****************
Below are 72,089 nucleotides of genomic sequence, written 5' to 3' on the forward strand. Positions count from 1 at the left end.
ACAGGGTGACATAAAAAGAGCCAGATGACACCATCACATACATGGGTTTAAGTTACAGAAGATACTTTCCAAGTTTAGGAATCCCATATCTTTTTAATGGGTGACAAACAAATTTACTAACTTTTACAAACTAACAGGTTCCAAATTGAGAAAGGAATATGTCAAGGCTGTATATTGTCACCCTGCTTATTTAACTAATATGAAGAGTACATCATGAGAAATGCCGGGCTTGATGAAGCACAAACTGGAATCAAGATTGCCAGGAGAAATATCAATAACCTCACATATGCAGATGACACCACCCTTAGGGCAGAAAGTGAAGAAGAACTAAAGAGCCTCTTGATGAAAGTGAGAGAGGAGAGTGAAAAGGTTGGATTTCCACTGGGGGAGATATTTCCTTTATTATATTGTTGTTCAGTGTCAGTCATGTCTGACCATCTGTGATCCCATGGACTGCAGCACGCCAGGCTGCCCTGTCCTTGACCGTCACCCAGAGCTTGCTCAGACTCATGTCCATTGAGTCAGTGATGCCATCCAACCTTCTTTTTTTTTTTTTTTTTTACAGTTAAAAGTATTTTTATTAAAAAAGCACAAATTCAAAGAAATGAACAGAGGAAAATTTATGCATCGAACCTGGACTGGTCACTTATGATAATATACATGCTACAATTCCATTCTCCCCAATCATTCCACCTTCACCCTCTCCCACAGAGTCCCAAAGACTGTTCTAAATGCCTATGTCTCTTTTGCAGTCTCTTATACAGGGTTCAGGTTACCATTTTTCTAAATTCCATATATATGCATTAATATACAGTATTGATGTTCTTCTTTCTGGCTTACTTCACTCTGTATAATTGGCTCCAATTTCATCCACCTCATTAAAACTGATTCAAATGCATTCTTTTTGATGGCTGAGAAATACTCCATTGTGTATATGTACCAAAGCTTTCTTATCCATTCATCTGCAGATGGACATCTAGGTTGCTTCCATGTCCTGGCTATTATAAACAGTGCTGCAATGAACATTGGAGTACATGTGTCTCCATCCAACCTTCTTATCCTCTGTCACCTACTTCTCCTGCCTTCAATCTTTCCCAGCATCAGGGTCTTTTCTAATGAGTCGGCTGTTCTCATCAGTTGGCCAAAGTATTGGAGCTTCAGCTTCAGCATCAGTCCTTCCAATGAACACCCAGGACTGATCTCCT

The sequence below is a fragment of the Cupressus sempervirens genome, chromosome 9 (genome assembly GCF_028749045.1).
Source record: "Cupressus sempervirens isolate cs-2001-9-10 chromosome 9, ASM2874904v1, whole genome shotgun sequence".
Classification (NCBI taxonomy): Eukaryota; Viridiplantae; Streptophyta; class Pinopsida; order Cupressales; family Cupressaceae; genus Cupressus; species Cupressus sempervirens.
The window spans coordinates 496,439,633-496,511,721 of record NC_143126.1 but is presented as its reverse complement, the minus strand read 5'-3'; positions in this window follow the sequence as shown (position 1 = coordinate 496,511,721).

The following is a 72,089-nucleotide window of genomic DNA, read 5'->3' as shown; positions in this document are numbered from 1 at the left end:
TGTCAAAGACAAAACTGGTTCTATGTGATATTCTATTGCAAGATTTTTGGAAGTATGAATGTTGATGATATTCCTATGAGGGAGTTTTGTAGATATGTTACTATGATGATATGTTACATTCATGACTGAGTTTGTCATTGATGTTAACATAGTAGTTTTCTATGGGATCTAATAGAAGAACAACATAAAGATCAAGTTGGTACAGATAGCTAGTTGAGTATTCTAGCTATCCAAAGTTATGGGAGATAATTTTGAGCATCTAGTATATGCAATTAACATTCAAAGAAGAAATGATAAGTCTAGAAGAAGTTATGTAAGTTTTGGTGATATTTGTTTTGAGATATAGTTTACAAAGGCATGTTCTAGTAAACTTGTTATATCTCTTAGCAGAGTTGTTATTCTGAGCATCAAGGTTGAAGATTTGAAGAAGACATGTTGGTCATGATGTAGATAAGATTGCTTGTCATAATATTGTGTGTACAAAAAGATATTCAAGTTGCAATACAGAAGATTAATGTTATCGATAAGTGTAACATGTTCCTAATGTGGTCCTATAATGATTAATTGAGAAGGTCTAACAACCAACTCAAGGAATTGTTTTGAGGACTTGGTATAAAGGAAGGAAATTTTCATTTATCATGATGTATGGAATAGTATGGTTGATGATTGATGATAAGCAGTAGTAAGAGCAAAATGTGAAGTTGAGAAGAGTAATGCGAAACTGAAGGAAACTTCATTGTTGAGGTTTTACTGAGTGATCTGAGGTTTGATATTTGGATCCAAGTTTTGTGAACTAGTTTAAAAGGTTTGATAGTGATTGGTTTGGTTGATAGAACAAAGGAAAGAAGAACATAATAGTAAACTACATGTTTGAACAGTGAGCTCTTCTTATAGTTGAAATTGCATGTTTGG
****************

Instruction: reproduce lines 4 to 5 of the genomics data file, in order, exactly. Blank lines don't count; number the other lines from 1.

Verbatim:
Source record: "Cupressus sempervirens isolate cs-2001-9-10 chromosome 9, ASM2874904v1, whole genome shotgun sequence".
Classification (NCBI taxonomy): Eukaryota; Viridiplantae; Streptophyta; class Pinopsida; order Cupressales; family Cupressaceae; genus Cupressus; species Cupressus sempervirens.